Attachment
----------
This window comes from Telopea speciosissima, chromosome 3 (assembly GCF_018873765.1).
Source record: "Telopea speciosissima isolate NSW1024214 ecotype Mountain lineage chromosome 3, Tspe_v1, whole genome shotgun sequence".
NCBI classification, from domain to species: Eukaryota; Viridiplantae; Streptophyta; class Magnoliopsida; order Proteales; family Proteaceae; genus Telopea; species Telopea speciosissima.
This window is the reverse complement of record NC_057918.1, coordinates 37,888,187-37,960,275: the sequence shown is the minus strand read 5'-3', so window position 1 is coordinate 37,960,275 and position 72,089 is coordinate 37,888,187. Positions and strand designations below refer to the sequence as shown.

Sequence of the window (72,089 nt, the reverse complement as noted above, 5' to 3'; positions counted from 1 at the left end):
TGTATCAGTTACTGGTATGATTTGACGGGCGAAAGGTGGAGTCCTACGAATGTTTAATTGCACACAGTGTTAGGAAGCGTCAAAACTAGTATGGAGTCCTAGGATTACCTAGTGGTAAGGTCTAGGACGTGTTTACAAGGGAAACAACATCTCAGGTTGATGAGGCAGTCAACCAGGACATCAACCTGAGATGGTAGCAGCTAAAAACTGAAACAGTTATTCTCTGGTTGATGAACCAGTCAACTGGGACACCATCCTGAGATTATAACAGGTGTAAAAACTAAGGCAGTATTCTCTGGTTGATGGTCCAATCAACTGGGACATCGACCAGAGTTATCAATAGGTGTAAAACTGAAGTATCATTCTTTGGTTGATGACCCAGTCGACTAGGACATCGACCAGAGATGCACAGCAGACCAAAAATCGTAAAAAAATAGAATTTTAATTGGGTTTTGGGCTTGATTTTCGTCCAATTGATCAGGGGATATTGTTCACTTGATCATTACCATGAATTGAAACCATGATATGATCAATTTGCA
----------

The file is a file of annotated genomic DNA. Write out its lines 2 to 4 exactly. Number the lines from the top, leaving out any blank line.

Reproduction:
Source record: "Telopea speciosissima isolate NSW1024214 ecotype Mountain lineage chromosome 3, Tspe_v1, whole genome shotgun sequence".
NCBI classification, from domain to species: Eukaryota; Viridiplantae; Streptophyta; class Magnoliopsida; order Proteales; family Proteaceae; genus Telopea; species Telopea speciosissima.
This window is the reverse complement of record NC_057918.1, coordinates 37,888,187-37,960,275: the sequence shown is the minus strand read 5'-3', so window position 1 is coordinate 37,960,275 and position 72,089 is coordinate 37,888,187. Positions and strand designations below refer to the sequence as shown.